Innovation is hard, but less mysterious than you've been led to believe. We wrote a book peeling back the veil of design-led innovation, called Naked Innovation: Uncovering a Shared Approach for Creating Value. It’s roughly based on what’s taught at the the IIT Institute of Design and we’re thrilled that it’s being used by Fortune 500 companies, non-profits, government agencies, and academic programs around the world. But we also believe the book hasn't quite reached its full potential.

To revise it, we’re giving away the first edition for free in exchange for a crowd-sourced critique. To give you an idea of what you’ll find in the book, here are five valuable lessons about collaborative innovation that we learned in the process of writing about how innovation works.

1. Define a shared perspective: what problem are we solving, who are we solving it for, and why

Establishing a stated intent up front enables a team to be more effective together—even when working separately. An explicit conversation about what we’re really doing means we can all stay on track—and, when necessary, helps call out surprising discoveries that take us in new directions. We’ve discovered that when ambitious projects start with ill-defined intent, they all too often end up being disappointing or, worse, never get completed at all. Naked Innovation provides frameworks for establishing a good initial Innovation Intent and for reframing it as you discover more about the problem and the solution space. Make sure you take an opportunity to formally establish what we’re doing, for whom, and why before running off to explore, prototype, or design. Well-defined intent is a lot more important than good intentions.

2. Help your team appreciate the contributions of every discipline

Problems worth tackling take more than one discipline working together to solve: not just coders, but coders, designers, researchers, and maybe marketing experts too. When we each understand what other disciplines are contributing, we can be more accommodating of constraints and more willing to try alternative solutions. In principle that makes sense, but it’s easier said than done. The reality is that it’s easy to be either naïve or overconfident about the power of your own skills.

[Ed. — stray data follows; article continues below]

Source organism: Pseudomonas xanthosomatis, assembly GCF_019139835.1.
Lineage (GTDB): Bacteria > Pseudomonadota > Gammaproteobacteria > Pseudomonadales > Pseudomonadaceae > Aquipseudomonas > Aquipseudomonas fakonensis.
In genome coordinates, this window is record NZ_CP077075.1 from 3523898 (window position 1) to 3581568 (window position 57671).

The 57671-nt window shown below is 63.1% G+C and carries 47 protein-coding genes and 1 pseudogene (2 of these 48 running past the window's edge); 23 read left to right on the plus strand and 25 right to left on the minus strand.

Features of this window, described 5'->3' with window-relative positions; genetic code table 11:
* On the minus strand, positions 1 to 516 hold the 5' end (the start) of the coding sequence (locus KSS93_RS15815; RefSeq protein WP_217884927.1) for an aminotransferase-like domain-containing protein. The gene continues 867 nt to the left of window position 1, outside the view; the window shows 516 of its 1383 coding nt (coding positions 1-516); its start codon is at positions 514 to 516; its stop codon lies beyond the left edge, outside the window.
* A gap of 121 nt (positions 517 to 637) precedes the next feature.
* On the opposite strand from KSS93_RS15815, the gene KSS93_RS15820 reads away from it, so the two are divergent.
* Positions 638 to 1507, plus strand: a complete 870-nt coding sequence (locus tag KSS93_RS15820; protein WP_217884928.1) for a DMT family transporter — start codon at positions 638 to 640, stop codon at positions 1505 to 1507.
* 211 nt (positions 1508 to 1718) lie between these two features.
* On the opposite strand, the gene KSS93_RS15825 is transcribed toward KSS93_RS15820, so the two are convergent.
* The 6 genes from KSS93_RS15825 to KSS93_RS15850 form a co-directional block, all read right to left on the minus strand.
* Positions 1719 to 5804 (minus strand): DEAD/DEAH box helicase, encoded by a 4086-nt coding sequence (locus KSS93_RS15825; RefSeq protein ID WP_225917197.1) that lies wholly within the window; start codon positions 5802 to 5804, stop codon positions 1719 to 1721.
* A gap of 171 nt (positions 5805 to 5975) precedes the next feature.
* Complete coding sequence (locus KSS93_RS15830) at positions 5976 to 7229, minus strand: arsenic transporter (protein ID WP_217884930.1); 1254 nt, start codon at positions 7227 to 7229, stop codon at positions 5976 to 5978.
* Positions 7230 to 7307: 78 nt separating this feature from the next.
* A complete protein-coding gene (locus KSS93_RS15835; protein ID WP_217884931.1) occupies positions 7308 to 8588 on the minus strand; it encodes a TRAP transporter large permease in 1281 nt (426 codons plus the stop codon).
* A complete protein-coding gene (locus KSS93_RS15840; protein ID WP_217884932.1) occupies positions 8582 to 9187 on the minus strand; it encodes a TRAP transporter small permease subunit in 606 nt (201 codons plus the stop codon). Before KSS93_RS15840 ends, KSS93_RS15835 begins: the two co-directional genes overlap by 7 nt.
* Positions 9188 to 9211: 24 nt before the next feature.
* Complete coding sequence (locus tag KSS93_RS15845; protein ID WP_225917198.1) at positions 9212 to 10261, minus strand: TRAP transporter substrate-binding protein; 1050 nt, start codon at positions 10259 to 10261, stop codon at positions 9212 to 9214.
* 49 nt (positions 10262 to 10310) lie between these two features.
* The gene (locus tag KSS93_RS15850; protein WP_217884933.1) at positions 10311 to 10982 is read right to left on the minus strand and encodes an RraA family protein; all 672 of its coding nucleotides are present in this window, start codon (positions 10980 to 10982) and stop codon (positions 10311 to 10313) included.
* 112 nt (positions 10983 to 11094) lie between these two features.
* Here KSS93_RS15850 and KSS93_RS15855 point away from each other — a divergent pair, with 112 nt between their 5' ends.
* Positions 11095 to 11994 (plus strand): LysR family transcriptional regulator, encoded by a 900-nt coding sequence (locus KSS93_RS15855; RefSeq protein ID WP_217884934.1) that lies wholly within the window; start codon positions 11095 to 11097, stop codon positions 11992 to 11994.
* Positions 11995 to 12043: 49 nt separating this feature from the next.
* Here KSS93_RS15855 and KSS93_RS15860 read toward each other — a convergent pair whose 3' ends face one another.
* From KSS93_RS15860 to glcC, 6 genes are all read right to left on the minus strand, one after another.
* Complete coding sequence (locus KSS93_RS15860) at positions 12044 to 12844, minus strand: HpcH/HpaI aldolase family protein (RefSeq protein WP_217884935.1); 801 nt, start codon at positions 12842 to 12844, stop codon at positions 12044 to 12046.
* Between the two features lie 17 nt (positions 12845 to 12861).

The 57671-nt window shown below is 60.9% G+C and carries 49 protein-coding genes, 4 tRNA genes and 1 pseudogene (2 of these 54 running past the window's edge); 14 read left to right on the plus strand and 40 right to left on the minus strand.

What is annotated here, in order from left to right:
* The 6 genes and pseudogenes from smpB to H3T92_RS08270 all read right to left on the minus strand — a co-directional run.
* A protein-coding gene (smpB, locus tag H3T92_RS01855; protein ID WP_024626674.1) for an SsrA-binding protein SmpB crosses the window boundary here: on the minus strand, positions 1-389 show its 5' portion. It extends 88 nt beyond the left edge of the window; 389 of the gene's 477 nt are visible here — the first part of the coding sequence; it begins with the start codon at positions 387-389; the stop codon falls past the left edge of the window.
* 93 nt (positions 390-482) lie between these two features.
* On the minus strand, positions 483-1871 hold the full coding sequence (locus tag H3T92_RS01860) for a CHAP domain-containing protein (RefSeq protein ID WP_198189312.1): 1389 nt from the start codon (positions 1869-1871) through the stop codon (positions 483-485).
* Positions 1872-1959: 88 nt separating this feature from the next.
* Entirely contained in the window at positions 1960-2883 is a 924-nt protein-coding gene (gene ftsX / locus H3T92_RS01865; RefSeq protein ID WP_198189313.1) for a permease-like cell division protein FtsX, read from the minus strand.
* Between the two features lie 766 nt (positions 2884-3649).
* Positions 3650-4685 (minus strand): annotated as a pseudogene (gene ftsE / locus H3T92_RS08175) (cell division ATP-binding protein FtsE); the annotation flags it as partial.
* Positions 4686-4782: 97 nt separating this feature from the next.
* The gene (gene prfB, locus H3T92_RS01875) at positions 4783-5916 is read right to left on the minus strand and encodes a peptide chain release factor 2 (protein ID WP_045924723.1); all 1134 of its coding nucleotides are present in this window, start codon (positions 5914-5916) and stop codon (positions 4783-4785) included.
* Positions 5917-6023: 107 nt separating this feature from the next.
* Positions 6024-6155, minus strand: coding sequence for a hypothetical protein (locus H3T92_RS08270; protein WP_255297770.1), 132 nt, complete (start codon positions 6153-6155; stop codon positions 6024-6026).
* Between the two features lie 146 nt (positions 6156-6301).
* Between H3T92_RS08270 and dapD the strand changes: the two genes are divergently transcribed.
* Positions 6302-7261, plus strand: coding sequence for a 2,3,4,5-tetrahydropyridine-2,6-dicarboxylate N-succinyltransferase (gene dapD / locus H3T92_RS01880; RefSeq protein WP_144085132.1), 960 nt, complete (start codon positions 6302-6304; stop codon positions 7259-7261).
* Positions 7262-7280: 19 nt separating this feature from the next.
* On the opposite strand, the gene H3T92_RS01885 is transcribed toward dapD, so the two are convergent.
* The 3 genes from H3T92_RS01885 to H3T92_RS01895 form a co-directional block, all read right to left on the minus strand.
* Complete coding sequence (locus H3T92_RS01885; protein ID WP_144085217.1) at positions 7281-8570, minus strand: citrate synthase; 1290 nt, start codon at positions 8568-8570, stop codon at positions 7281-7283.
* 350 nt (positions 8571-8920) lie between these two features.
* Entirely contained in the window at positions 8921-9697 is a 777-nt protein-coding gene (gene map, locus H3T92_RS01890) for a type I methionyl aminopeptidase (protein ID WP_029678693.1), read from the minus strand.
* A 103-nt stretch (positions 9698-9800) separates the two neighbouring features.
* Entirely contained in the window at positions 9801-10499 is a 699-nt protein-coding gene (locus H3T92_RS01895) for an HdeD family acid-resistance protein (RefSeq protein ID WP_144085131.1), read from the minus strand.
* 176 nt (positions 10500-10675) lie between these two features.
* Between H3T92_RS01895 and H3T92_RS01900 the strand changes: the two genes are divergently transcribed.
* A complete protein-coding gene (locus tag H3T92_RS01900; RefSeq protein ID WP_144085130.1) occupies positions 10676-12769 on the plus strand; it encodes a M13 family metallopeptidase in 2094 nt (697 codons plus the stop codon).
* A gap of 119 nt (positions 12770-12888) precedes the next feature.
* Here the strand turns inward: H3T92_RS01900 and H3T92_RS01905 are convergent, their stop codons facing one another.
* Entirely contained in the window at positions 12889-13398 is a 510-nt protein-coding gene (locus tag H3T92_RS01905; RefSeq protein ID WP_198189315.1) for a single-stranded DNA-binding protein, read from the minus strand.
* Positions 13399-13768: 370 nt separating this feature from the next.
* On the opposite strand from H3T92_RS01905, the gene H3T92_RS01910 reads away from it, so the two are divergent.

team collaboration

It can be surprising just how many different pieces of thinking need to come together to bring a successful new innovation into the world. As a team lead, your greatest contribution to your team can be helping them develop “integrative thinking.” (We prefer this term to “design thinking”, as it focuses on the outcome rather than the process.) It can take hard work to develop and deploy a range of approaches for cross-disciplinary communication and collaboration. Naked Innovation provides a baseline set of methods that work across the Balanced Breakthrough Model: a time-tested approach, which shows how to converge insights about people, business, and technology into valuable new offerings.

3. Build tangible prototypes to make feedback easier

Even when individual disciplines begin to respect one another and work together, they tend to talk in field-specific shorthand. Jargon isolates designers from strategists and developers from marketers—the terms just don’t translate easily. You may be better served creating an actual thing—a tangible prototype in a form people recognize or can interact with—to make it easier for everyone to see what you’re talking about, and to contribute valuable feedback. Prototyping, in its myriad forms, is a foundational approach that enables easier feedback from across disciplines and outsider groups like prospects, partners, employees, users, or current customers.